India: press freedom at stake amid communal violence


The Supreme Court of India ordered the Tripura police Nov. 17 to refrain from taking any coercive measures, including arrest, against two lawyers and one journalist booked under the Unlawful Activities (Prevention) Act of 1967 (UAPA) for their social media posts and reports on the recent communal violence in the northeastern state.

In October, news emerged from Bangladesh of unidentified Muslim men committing acts of violence against the Hindu minority during the Durga Puja festival, with at least six killed and hundreds injured. In response, the Vishwa Hindu Parishad and other right-wing Hindu organizations held anti-Musilm rallies in Tripura. During these rallies, mosques were vandalized, and numerous shops and houses belonging to the Muslim minority were ransacked.

The Tripura police initially dismissed the reports as fake and stated that no mosques or shops were vandalized. Later, the police said they had arrested six people for their role in “various communal incident cases,” and four for “spreading malicious propaganda.”

India’s Ministry of Home Affairs also stated that there had been no reported cases of damage to any mosque in Tripura.

However, a fact-finding report prepared by human rights advocates found that during the rallies in Tripura, 12 mosques were attacked, as well as nine shops and three houses belonging to Muslims. The report called for the formation of an official inquiry commission to investigate communal violence in Tripura.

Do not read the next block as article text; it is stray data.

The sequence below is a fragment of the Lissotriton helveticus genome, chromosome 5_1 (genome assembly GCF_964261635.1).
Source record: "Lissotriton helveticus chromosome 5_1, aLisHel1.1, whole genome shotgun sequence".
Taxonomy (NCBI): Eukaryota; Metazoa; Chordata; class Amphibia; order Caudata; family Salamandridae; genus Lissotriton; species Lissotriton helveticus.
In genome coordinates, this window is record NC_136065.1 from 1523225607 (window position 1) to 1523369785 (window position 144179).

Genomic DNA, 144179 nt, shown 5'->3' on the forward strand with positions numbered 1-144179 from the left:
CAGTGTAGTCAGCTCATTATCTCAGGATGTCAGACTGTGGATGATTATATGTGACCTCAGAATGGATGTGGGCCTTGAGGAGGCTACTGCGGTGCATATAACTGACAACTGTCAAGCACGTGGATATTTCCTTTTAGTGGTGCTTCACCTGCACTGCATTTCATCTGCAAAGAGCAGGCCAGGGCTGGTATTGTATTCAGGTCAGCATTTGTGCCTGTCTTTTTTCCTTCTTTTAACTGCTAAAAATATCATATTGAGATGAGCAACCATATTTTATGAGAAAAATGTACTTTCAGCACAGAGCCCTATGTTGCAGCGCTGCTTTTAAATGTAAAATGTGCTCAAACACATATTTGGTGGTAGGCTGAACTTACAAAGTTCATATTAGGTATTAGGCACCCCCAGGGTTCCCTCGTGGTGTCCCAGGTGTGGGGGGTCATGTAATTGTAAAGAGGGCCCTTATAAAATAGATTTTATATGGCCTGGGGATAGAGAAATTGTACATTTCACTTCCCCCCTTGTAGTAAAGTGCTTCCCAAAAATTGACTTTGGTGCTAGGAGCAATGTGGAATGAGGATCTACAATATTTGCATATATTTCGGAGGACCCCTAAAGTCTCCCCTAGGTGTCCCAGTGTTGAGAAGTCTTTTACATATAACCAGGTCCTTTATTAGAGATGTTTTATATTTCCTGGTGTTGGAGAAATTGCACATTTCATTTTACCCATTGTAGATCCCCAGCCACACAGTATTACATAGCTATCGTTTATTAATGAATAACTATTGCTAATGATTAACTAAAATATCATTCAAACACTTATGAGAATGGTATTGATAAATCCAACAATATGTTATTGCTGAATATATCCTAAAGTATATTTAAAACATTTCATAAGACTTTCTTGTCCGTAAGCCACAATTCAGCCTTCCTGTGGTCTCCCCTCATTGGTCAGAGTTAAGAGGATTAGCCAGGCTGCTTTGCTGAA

On Nov. 3, one day after the fact-finding report was made public, the Tripura police sent a legal notice to two of its authors—Mukesh Kumar of the People’s Union for Civil Liberties (PUCL) and Ansar Indori of the National Confederation of Human Rights Organizations(NCHRO)—informing them that a case has been filed against them under the UAPA for their statements and social media posts. The Tripura police also booked journalist Shyam Meera Singh for tweeting “Tripura is burning.”

The accused have filed a writ with India’s Supreme Court to quash the proceedings. The petition also challenges the constitutionality of several provisions of the UAPA. Chief Justice NV Ramana issued notice to the Tripura state government that “no coercive steps including arrest shall be taken against the petitioners” while the matter is pending.

From Jurist, Nov. 18. Used with permission.

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